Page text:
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  • Richard 8:43 am on August 23, 2011 Permalink |
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    Unsupported commands in SQL Azure 

    A useful list of commands that don’t work in SQL Azure

    http://msdn.microsoft.com/en-us/library/ee336253.aspx

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  • Richard 1:06 pm on August 17, 2011 Permalink |  

    Comments in Razor 

    I found out by accident today that you can create comment blocks in Razor like this: @* enter your comment *@

    For example if you put this in your view:

    <div>
    @*
    <span>@Model.ToString()</span>
    *@
    </div>

    Your HTML will look like this:

    <div>
    
    </div>
     
  • Richard 10:53 am on August 3, 2011 Permalink |  

    Kayak, Simple.Data and Razor 

    Kayak

    I recently built an application that had to produce an XML data feed over HTTP, but needed to run locally on a desktop computer. ASP.NET and IIS wan’t really an option, as the installation is too much of a headache, so I looked to Kayak. It’s a small HTTP server, which can run independently of the ASP.NET stack. As a developer, you essentially get this:

      public void OnRequest(HttpRequestHead request, IDataProducer requestBody, IHttpResponseDelegate response)
      {
        string outputText = "HELLO WORLD!";
        var headers = new HttpResponseHead()
        {
          Status = "200 OK",
          Headers = new Dictionary<string, string>()
          {
            { "Content-Type", "text/plain" },
            { "Content-Length", outputText.Length.ToString() }
          }
        };
        var body = new BufferedProducer(responseBody);
        response.OnResponse(headers, body);
      }

    This is obviously fairly low level, I’ve never had to worry about setting the Content-Length before! The request variable just has the raw URI, you’re missing QueryString and Form, as well as Session and Application variables etc…

    However, I like this simplicity, all I need to do is look at the URI, and work out what the appropriate outputText should be. I created a really lightweight MVC framework to accomplish this. I parsed the URI into a path and a dictionary of  parameters. I did some simple routing to figure out which of my (two) controllers I wanted to run, based on the first part of the path.

    Razor

    The controllers returned the name of a view, and a model. I plugged the Razor view engine in with the help of this project on Matthew Abbot’s blog post. I just load the view from the disk, and pass it into this project, with the model, and out comes the rendered view as a string. Perfect.

    Simple.Data

    I used Simple.Data in my controllers to do all the data access, which is when the Razor views stopped working. Simple.Data creates an in-memory assembly, which the view engine tries to load off the disk, so you just need to put a try catch around that method.

    When using one of the dynamic objects from Simple.Data in the views, I seemed to have to cast it to an System.Collections.Generic.IDictionary<string, object> to read the values correctly.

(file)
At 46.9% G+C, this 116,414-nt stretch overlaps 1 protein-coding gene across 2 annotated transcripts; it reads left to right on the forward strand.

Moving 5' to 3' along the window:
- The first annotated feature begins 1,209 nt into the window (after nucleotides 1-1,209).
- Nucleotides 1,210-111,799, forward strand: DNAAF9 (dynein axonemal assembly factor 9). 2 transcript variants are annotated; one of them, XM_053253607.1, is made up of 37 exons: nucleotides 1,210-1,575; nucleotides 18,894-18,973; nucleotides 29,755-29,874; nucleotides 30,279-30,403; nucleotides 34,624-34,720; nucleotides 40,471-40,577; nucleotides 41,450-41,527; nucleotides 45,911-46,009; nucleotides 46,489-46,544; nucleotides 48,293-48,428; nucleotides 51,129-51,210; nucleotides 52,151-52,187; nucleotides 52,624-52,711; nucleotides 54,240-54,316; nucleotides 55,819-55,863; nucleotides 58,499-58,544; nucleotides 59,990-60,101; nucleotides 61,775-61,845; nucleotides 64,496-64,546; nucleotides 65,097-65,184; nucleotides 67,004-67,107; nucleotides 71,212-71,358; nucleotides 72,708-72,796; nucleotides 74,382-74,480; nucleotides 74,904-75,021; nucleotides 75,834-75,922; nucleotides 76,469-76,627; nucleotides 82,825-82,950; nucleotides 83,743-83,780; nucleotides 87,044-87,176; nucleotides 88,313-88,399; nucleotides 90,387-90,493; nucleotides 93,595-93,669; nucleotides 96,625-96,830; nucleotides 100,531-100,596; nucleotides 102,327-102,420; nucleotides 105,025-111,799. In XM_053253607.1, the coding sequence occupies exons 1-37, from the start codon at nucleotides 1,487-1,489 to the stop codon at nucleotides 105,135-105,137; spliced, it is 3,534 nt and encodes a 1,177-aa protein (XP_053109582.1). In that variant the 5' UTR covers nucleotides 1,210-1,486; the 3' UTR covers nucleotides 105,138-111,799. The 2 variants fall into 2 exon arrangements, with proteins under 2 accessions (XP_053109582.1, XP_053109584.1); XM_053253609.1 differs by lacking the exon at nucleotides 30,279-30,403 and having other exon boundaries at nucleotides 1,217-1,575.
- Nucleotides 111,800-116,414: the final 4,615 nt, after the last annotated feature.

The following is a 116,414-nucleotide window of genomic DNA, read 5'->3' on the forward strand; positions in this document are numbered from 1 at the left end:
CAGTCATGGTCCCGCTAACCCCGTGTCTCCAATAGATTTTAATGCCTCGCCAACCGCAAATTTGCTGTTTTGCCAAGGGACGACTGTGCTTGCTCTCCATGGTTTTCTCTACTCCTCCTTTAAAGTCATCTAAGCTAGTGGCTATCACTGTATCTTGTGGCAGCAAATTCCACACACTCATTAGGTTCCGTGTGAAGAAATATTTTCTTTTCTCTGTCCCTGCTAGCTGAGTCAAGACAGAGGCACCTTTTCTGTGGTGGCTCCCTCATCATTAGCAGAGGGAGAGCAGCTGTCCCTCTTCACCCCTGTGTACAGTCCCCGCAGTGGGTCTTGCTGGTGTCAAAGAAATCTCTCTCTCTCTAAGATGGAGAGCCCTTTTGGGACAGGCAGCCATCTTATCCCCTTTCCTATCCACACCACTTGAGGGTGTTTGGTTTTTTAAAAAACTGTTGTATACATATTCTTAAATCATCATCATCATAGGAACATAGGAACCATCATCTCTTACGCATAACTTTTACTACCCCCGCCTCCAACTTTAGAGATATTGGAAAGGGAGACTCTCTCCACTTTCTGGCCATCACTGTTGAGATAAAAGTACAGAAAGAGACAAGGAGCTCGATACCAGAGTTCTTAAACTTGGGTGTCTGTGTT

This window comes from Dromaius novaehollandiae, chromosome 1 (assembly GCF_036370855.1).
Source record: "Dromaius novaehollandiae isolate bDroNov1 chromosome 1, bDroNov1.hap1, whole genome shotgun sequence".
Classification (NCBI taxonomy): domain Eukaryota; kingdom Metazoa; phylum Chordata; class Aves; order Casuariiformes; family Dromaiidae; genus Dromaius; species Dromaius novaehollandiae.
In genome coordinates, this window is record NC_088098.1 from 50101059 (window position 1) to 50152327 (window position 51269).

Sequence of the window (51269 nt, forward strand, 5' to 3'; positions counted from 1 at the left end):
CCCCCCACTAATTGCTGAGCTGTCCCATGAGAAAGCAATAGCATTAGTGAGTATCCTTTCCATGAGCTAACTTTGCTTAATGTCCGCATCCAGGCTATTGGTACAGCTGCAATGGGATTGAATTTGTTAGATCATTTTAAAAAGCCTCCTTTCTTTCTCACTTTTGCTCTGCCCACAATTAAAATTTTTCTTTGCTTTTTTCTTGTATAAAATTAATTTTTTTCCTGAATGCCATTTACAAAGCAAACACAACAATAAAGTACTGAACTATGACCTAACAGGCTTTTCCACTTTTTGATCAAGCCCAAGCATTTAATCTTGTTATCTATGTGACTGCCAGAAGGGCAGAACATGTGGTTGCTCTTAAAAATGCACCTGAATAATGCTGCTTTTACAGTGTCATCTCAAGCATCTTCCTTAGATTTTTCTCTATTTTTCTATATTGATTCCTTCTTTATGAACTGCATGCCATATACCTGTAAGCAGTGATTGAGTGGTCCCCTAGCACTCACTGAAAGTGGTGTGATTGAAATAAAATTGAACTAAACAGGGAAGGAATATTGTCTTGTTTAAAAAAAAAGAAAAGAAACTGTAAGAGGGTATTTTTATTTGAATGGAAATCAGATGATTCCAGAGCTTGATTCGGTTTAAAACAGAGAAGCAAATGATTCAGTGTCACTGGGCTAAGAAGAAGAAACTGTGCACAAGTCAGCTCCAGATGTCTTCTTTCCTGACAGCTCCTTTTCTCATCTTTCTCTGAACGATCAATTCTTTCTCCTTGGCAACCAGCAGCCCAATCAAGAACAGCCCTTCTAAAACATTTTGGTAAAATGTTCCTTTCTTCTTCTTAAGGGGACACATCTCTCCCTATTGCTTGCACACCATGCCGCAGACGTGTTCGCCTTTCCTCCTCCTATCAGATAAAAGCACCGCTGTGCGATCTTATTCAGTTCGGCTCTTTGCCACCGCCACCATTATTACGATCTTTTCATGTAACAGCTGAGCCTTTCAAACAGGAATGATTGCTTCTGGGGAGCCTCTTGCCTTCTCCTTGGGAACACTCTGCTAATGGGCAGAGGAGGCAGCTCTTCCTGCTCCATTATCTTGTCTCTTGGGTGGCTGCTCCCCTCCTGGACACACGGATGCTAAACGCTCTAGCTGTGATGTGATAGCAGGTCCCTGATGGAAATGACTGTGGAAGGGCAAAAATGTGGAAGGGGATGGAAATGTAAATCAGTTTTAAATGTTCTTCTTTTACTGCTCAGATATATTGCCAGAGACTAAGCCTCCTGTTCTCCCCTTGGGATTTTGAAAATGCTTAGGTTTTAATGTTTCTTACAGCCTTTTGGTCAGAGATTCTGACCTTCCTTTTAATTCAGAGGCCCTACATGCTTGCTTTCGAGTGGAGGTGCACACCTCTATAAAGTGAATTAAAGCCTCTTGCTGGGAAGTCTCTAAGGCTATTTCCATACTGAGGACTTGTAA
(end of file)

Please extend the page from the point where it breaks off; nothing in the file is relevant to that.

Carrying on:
Conclusion

    What impressed me most of all about this mix of technology was how little effort it was to get Simple.Data to work. For something lightweight and ‘proof of concept’, it’s a perfect way of accessing data without any fuss or ceremony.

    Kayak is cool, but it amazed me (I suppose I shouldn’t have been surprised) how little you get, or how much you take for granted in ASP.NET MVC.

    I spent the most time getting the Razor views to work, it was sometimes quite difficult to figure out the cause of them not compiling correctly.

    All in all, I’d use the same mix again.

    In the end, my Kayak endpoint looked more like this:

      public void OnRequest(HttpRequestHead request, IDataProducer requestBody, IHttpResponseDelegate response)
      {
        try
        {
          Console.WriteLine(request.Uri);
          ControllerRequest controllerRequest = CreateControllerRequest(request);
          IController controller = CreateController(controllerRequest);
          if (null == controller)
          {
            Return404(request, response);
            return;
          }
          ControllerResponse controllerResponse = controller.Execute(controllerRequest);
          if (controllerResponse == null || controllerResponse.View == null)
          {
            Return404(request, response);
            return;
          }
          string view = GetView(controllerResponse.View);
          string output = RazorEngine.Razor.Parse<object>(view, controllerResponse.Model);
          Return200(response, output, controllerResponse.ContentType);
        }
        catch (Exception ex)
        {
          Return200(response, ex.ToString(), "text/plain");
        }
      }

    Maybe I’ll turn this into a framework one day…

     
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